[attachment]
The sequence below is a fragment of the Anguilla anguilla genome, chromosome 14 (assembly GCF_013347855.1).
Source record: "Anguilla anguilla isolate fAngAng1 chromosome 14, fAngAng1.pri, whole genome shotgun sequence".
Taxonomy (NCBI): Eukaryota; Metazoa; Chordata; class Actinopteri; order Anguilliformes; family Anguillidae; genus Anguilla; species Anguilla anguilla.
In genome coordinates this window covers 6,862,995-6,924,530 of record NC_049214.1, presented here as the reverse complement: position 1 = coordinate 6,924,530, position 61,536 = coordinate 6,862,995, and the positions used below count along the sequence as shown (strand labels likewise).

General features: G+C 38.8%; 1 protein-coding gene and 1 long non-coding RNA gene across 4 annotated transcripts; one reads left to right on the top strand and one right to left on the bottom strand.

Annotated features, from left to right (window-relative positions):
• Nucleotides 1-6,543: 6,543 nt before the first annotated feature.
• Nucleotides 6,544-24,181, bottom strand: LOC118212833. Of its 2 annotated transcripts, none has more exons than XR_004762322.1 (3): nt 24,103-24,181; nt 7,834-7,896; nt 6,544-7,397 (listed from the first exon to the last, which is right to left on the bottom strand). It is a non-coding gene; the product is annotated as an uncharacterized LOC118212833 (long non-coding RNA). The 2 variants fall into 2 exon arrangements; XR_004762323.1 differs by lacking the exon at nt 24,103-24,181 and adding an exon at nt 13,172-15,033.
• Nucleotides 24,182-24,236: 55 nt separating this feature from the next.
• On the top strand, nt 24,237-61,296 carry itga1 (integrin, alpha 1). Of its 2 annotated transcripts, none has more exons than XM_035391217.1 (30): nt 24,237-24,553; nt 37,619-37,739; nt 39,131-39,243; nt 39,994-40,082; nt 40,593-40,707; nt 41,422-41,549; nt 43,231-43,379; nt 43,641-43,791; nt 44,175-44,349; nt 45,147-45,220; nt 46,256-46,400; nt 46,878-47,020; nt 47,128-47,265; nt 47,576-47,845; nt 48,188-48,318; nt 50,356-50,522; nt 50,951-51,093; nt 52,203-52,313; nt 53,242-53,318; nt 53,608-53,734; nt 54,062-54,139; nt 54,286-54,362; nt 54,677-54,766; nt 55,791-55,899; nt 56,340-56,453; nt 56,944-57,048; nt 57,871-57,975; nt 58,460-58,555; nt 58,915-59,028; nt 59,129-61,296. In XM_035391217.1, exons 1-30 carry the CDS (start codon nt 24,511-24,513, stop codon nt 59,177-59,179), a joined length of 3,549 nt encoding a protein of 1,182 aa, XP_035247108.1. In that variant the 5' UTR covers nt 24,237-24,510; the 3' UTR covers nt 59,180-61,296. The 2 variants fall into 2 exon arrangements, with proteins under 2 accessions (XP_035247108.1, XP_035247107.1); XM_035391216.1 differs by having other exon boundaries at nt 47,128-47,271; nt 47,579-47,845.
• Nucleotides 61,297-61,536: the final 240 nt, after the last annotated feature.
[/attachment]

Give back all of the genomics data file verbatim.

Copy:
The sequence below is a fragment of the Anguilla anguilla genome, chromosome 14 (assembly GCF_013347855.1).
Source record: "Anguilla anguilla isolate fAngAng1 chromosome 14, fAngAng1.pri, whole genome shotgun sequence".
Taxonomy (NCBI): Eukaryota; Metazoa; Chordata; class Actinopteri; order Anguilliformes; family Anguillidae; genus Anguilla; species Anguilla anguilla.
In genome coordinates this window covers 6,862,995-6,924,530 of record NC_049214.1, presented here as the reverse complement: position 1 = coordinate 6,924,530, position 61,536 = coordinate 6,862,995, and the positions used below count along the sequence as shown (strand labels likewise).

General features: G+C 38.8%; 1 protein-coding gene and 1 long non-coding RNA gene across 4 annotated transcripts; one reads left to right on the top strand and one right to left on the bottom strand.

Annotated features, from left to right (window-relative positions):
• Nucleotides 1-6,543: 6,543 nt before the first annotated feature.
• Nucleotides 6,544-24,181, bottom strand: LOC118212833. Of its 2 annotated transcripts, none has more exons than XR_004762322.1 (3): nt 24,103-24,181; nt 7,834-7,896; nt 6,544-7,397 (listed from the first exon to the last, which is right to left on the bottom strand). It is a non-coding gene; the product is annotated as an uncharacterized LOC118212833 (long non-coding RNA). The 2 variants fall into 2 exon arrangements; XR_004762323.1 differs by lacking the exon at nt 24,103-24,181 and adding an exon at nt 13,172-15,033.
• Nucleotides 24,182-24,236: 55 nt separating this feature from the next.
• On the top strand, nt 24,237-61,296 carry itga1 (integrin, alpha 1). Of its 2 annotated transcripts, none has more exons than XM_035391217.1 (30): nt 24,237-24,553; nt 37,619-37,739; nt 39,131-39,243; nt 39,994-40,082; nt 40,593-40,707; nt 41,422-41,549; nt 43,231-43,379; nt 43,641-43,791; nt 44,175-44,349; nt 45,147-45,220; nt 46,256-46,400; nt 46,878-47,020; nt 47,128-47,265; nt 47,576-47,845; nt 48,188-48,318; nt 50,356-50,522; nt 50,951-51,093; nt 52,203-52,313; nt 53,242-53,318; nt 53,608-53,734; nt 54,062-54,139; nt 54,286-54,362; nt 54,677-54,766; nt 55,791-55,899; nt 56,340-56,453; nt 56,944-57,048; nt 57,871-57,975; nt 58,460-58,555; nt 58,915-59,028; nt 59,129-61,296. In XM_035391217.1, exons 1-30 carry the CDS (start codon nt 24,511-24,513, stop codon nt 59,177-59,179), a joined length of 3,549 nt encoding a protein of 1,182 aa, XP_035247108.1. In that variant the 5' UTR covers nt 24,237-24,510; the 3' UTR covers nt 59,180-61,296. The 2 variants fall into 2 exon arrangements, with proteins under 2 accessions (XP_035247108.1, XP_035247107.1); XM_035391216.1 differs by having other exon boundaries at nt 47,128-47,271; nt 47,579-47,845.
• Nucleotides 61,297-61,536: the final 240 nt, after the last annotated feature.